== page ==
Update of sorts and a Zombie Apocalypse   1 comment

A Couple months ago I put up a list of all the things I was trying to read.  I thought I’d go back and tell you how I’m doing.

Number 1.  I finished this book last week. My actual favorite story was a novella called In-Between Heroes. It took up about 1/3 of the book, and was almost as long as Marl’s Tale. It’s a roleplaying adventure, but it ends with the resolution of one quest, and starts with the beginning of another. In that time between adventures, the characters manage to get three of their five members turned to stone, and thwart a demonic invasion of the world. The rogue learns some magic, an undying elf becomes an undead zombie, and a romance begins for two party  members. At times the story is kind of slow, but it really gives one more of the feeling of life in the fantasy world than the hectic pace of your standard dungeon crawl. The author, Jeff Freels, has a site here: http://jfreels.com/.  I encourage my readers to visit his site and buy this book.


Number 2.  Excellent graphic novel and fairy tale for young adults.



Number 3. I started reading this last week. It didn’t hold my attention, and has fallen down to the bottom of my reading list. On the other hand, my 19-year old son raced through it and apparently loved it.



Number 4. Boring!  I did about 50 pages and decided I don’t have to read this series by Cook.  Unlikeable characters in a pseudo-renaissance plot–never mind!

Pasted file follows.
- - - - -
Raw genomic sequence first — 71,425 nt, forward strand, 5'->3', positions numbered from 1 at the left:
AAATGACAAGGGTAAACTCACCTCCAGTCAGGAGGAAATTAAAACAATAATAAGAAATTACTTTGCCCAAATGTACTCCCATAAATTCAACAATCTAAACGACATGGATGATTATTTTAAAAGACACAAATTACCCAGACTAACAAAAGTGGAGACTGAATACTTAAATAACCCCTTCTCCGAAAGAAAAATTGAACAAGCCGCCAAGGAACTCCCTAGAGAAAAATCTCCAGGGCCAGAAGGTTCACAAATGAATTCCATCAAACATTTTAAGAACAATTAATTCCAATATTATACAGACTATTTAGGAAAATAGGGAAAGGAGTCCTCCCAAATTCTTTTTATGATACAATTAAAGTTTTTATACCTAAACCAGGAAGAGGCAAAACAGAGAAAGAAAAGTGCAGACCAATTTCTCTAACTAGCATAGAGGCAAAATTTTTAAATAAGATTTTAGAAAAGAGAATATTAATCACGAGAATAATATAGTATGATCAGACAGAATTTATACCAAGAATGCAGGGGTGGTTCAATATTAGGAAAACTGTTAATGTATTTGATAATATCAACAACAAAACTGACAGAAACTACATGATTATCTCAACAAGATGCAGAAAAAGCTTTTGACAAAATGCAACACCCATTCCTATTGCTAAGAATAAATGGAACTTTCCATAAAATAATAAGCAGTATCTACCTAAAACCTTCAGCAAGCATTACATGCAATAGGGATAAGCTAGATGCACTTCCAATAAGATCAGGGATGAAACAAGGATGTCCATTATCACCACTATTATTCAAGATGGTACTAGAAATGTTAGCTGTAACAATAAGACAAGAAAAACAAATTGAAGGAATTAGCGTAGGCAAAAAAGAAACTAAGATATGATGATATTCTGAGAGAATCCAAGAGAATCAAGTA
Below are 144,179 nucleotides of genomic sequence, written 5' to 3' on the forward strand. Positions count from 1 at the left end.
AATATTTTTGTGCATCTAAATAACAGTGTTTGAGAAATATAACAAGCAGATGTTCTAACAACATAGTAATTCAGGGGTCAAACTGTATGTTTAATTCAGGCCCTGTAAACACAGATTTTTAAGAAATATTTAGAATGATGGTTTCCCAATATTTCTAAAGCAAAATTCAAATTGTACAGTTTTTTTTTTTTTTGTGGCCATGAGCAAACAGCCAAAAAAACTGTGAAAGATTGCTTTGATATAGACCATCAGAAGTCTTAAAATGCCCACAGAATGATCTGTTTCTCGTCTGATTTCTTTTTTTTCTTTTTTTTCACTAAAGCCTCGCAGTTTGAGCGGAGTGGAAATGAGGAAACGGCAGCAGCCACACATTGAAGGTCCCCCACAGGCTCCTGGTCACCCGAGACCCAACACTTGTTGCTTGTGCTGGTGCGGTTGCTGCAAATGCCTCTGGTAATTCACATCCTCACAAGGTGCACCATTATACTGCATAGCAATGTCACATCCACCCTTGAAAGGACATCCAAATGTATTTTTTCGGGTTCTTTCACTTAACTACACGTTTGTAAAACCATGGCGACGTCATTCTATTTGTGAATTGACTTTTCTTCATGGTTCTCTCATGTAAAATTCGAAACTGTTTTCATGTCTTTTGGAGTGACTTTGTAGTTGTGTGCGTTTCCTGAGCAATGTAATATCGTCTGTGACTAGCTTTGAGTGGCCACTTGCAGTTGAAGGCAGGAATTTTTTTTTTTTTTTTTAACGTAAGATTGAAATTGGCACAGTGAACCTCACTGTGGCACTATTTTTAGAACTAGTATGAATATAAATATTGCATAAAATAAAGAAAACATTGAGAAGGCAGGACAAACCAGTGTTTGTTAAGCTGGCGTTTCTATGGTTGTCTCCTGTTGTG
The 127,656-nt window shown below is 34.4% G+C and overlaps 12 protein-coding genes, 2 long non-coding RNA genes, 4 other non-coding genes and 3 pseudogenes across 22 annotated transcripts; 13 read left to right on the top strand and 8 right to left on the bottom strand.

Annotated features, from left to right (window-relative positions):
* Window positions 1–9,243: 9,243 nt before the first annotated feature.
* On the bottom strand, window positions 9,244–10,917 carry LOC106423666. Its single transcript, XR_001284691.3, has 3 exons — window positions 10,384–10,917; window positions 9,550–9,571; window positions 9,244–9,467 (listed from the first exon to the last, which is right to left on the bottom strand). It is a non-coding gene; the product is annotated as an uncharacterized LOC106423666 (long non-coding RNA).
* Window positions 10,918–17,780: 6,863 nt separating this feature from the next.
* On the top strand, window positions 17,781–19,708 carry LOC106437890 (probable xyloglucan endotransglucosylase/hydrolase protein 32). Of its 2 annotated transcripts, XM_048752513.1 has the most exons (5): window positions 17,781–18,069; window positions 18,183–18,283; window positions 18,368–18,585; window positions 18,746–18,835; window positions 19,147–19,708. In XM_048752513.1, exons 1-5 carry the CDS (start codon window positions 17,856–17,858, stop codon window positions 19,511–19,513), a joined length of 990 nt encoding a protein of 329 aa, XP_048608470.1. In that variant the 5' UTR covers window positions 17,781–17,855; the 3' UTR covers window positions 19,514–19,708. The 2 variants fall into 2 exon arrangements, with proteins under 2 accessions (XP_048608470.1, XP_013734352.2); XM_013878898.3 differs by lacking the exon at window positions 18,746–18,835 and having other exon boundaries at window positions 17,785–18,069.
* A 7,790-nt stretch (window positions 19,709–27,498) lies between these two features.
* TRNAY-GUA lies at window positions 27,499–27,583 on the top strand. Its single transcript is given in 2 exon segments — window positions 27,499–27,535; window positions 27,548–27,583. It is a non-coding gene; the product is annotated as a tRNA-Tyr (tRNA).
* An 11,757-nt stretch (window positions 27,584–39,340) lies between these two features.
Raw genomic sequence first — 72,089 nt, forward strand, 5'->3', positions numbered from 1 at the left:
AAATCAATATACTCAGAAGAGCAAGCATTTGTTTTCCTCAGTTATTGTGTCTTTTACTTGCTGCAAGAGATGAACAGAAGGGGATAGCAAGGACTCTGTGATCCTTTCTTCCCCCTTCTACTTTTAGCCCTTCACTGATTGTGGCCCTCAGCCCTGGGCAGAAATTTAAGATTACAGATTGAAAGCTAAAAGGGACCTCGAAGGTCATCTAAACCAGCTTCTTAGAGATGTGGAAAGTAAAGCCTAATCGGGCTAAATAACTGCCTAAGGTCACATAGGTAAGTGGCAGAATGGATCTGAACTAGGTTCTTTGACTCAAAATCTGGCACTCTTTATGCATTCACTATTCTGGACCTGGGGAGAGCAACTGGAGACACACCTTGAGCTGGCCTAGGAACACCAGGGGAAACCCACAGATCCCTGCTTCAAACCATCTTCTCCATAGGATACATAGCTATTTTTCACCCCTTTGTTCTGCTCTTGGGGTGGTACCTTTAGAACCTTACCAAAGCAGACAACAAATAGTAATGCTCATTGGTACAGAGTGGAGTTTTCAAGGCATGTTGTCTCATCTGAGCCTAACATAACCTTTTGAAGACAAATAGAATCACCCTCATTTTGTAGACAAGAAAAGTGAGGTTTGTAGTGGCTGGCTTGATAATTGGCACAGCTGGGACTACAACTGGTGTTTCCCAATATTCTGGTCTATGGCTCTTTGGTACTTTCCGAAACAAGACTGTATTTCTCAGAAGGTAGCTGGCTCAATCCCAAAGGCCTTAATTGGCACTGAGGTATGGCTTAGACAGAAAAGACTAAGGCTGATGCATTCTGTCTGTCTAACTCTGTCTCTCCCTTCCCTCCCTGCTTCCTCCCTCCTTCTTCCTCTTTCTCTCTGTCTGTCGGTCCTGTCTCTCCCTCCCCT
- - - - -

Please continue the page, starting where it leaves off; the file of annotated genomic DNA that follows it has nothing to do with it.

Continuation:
Number 5. Finished it.  Average kind of  Wild Cards anthology. A pretty good story–weakened by having too many authors writing too many different points of view.

Number 6.  I’m almost finished with it. I pick it up and do a chapter when there is nothing else to do. 

Number 7. Once again I picked up AN EMPIRE UNACQUAINTED WITH DEFEAT thinking that it would be more  fantasy fiction like his Black Company novels. It isn’t. It turns out that this is an anthology of some of Glen’s earlier fantasy short stories.  In those days he wrote like a combination of Robert E. Howard and Fritz Leiber. That is exactly the way I’d like to be able to write.  These stories are less grim and more amusing.  I’ve finished them all now, and though they were entertaining, I take back my high praise from the earlier review. The first story was the best of the lot, imho.  Some of the stories seemed rather pointless, and I don’t see how or why they garnered so much critical praise back in the 80s when he first released them.

Number 8.  It turned out that I had read this before. The further into it I got, the more I remembered it. The further into it I got, the more familiar it seemed, until I could start predicting what happened next. The Garrett novels are just as funny on re-reading, but I don’t really have time to read books twice.  There are so many other good things that I would be skipping to do so.

Villiany at its most incompetent--funny stuff.